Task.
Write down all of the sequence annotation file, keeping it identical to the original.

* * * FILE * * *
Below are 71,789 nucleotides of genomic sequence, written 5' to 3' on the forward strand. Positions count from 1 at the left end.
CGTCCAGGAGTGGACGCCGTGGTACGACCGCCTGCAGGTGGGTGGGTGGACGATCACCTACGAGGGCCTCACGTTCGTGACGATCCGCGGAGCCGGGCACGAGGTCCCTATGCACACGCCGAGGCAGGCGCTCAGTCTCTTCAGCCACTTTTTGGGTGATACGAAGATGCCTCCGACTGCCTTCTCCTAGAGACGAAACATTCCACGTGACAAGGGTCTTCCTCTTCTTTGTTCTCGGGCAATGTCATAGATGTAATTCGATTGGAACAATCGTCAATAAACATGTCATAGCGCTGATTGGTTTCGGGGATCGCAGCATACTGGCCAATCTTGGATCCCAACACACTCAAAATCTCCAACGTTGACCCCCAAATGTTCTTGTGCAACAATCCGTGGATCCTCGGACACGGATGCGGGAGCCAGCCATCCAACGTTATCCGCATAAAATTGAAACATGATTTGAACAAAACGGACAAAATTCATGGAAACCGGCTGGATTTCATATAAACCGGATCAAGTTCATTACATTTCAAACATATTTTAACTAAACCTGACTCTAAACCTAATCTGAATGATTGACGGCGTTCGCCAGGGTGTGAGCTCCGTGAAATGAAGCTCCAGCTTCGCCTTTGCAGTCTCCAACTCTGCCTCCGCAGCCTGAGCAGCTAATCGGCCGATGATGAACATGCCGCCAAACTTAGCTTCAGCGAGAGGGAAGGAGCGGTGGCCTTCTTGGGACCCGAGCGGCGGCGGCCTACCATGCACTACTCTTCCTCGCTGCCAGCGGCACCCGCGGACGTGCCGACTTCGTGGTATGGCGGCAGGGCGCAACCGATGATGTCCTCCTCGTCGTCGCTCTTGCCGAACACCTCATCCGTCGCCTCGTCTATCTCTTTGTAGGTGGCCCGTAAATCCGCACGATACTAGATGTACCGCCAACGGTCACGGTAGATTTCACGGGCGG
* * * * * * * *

Below are 71,789 nucleotides of genomic sequence, written 5' to 3' on the forward strand. Positions count from 1 at the left end.
CGTCCAGGAGTGGACGCCGTGGTACGACCGCCTGCAGGTGGGTGGGTGGACGATCACCTACGAGGGCCTCACGTTCGTGACGATCCGCGGAGCCGGGCACGAGGTCCCTATGCACACGCCGAGGCAGGCGCTCAGTCTCTTCAGCCACTTTTTGGGTGATACGAAGATGCCTCCGACTGCCTTCTCCTAGAGACGAAACATTCCACGTGACAAGGGTCTTCCTCTTCTTTGTTCTCGGGCAATGTCATAGATGTAATTCGATTGGAACAATCGTCAATAAACATGTCATAGCGCTGATTGGTTTCGGGGATCGCAGCATACTGGCCAATCTTGGATCCCAACACACTCAAAATCTCCAACGTTGACCCCCAAATGTTCTTGTGCAACAATCCGTGGATCCTCGGACACGGATGCGGGAGCCAGCCATCCAACGTTATCCGCATAAAATTGAAACATGATTTGAACAAAACGGACAAAATTCATGGAAACCGGCTGGATTTCATATAAACCGGATCAAGTTCATTACATTTCAAACATATTTTAACTAAACCTGACTCTAAACCTAATCTGAATGATTGACGGCGTTCGCCAGGGTGTGAGCTCCGTGAAATGAAGCTCCAGCTTCGCCTTTGCAGTCTCCAACTCTGCCTCCGCAGCCTGAGCAGCTAATCGGCCGATGATGAACATGCCGCCAAACTTAGCTTCAGCGAGAGGGAAGGAGCGGTGGCCTTCTTGGGACCCGAGCGGCGGCGGCCTACCATGCACTACTCTTCCTCGCTGCCAGCGGCACCCGCGGACGTGCCGACTTCGTGGTATGGCGGCAGGGCGCAACCGATGATGTCCTCCTCGTCGTCGCTCTTGCCGAACACCTCATCCGTCGCCTCGTCTATCTCTTTGTAGGTGGCCCGTAAATCCGCACGATACTAGATGTACCGCCAACGGTCACGGTAGATTTCACGGGCGG